Can internet giants bring down the cost of connectivity?

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Update: Egypt's internet penetration rate is currently around 44%.

Today, nearly two thirds of the world’s population does not have access to internet. Of the 2.7 billion people on earth who do, some in emerging markets are seeing costs of up to 30% of their monthly wage going towards just paying for internet access, according to the International Telecommunications Union.

In the Middle East, where over 110 million users, or 31% of the population, are online, internet is often a luxury; a huge 240 million people are still not online in the region today. By the time the regional online population reaches 431 million in 2015, things may change. But prices need to come down. 

An informal poll of users in Beirut says that 2GB of internet data can cost anywhere from US $30 to $60 per month for a mere speed of 7.2 MB/s and below (7.2 MB/s is via a USB dongle; most ADSL and wireless connections rarely go above 4 MB/s). Unlimited internet isn’t even an option for most, and internet outages aren't infrequent.

In Jordan, a speed of 3 MB/s will run you about US $41 (JD 29) per month for a nearly unlimited data plan of 100GB. In the UAE, where unlimited internet is available, the price starts at around US $81 per month (AED 299) from some providers, at a decent speed of 10 MB/s per month. The UAE price is similar to that of the U.S., where a 15 MB/s plan from Verizon costs US $75 per month for unlimited data. The U.S., however, isn’t even in the top ten countries when it comes to fastest internet speeds.

Egypt is more expensive; a speed of 2 MB/s for unlimited data is US $32 (EGP 220) per month, or US $384 per year, which is particularly burdensome when weighed against the average income in the country, which was $3,628 (EGP $25,000) in 2010. Perhaps this is one reason why the internet penetration rate is low at 26%, as opposed to 75% in the UAE.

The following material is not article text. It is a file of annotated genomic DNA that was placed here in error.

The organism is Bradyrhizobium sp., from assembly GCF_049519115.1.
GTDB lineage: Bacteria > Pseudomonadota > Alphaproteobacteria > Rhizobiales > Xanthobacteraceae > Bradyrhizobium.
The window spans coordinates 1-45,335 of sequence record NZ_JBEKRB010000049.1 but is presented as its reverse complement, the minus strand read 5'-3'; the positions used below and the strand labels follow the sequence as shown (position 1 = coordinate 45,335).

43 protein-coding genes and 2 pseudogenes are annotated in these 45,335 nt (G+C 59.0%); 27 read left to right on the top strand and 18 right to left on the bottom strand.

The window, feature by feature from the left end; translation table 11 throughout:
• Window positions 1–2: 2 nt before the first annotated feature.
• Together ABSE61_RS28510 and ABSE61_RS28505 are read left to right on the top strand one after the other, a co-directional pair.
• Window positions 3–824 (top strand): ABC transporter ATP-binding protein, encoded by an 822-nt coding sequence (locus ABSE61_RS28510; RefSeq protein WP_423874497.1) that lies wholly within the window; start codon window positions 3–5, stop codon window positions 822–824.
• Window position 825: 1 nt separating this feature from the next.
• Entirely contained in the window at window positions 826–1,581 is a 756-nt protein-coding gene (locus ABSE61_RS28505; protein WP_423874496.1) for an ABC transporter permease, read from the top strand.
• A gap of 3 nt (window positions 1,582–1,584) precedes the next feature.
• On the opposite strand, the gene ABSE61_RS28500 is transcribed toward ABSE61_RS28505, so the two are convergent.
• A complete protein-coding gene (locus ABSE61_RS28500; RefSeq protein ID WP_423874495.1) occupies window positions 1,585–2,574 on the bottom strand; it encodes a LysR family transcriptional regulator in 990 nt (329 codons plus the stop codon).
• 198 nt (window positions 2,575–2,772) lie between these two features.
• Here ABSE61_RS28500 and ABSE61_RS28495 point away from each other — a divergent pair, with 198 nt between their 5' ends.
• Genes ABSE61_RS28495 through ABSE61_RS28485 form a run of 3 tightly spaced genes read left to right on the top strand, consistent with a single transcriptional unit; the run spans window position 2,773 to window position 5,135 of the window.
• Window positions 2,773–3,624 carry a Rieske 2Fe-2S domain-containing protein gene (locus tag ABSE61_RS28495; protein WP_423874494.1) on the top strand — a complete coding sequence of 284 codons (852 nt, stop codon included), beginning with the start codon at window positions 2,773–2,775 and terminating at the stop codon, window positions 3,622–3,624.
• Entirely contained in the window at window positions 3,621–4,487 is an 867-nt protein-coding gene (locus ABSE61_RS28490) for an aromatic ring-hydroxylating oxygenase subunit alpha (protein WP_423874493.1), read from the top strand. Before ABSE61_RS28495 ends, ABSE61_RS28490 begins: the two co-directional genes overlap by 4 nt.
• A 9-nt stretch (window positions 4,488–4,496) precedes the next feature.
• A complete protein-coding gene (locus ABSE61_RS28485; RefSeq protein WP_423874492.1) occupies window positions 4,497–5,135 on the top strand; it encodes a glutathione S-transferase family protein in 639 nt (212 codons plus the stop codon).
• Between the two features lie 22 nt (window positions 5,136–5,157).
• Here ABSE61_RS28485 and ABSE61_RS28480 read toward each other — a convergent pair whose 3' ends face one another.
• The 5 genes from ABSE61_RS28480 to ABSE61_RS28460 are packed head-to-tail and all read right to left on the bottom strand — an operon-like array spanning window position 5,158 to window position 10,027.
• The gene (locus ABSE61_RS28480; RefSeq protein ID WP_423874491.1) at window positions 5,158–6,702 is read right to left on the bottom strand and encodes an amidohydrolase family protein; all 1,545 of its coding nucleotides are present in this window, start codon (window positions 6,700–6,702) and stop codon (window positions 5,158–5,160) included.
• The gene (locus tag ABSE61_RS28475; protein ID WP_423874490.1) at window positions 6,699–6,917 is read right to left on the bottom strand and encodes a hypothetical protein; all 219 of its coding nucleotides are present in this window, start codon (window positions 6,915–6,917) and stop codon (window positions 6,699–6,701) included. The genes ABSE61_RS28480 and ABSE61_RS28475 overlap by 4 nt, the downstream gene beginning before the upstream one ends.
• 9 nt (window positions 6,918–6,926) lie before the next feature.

Ministries and governments are trying to improve the situation, to some degree. In Lebanon, the Telecom Ministry has introduced 4G capability for smartphones, but prices remain high for slow speeds. In Egypt, the ICT Ministry is hoping to extend internet to 75% of households by 2015.

(Figure shows percentage of internet users per country. Source: International Telecommunications Union.)

Of course, some tech and telecom giants aren't waiting for governments around the world to get it together. In the past three months, two new partnerships have launched to make internet more affordable and accessable globally.

Facebook, Samsung, Ericsson, MediaTek, Nokia, Opera and Qualcomm have launched Internet.org, which aims to bring internet access to the nearly 5 million people without it. Although their new site doesn't go into specifics, previous interviews with Mark Zuckerberg have revealed the desire to focus on mobile, as most of the next generation of internet users will open a website for the first time on a mobile phone.

Likewise, Google, Facebook, USAID and a coalition of other companies are joining forces to form the Alliance for Affordable Internet (A4AI), which goes a step further than Internet.org, by advocating for improved infrastructure and regulations in order to bring internet costs to below 5% of average monthly income worldwide.

On its own, Google has also already launched Project Loon, its seemingly outlandish project to deliver internet around the world via high-altitude balloon. After testing it in New Zealand, Google plans to roll the program out slowly, working in conjunction with local telecoms (no, it will not operate outside of local government regulation). 

Increasing internet access is no easy feat, however, as the rate of internet adoption is around a slow 9% each year. But Zuckerberg is determined to accelerate the pace as he spreads his credo that “connectivity is a human right,” deserved by all. It helps that his company benefits immensely from increased usage, but other private and public sector partners have joined the call to increase access as well.

Statistics show that over time, internet access would spread to all corners of the world perhaps even without these efforts, but making Google and Facebook the first names new users see when they come online for the first time is definitely a major plus for them.

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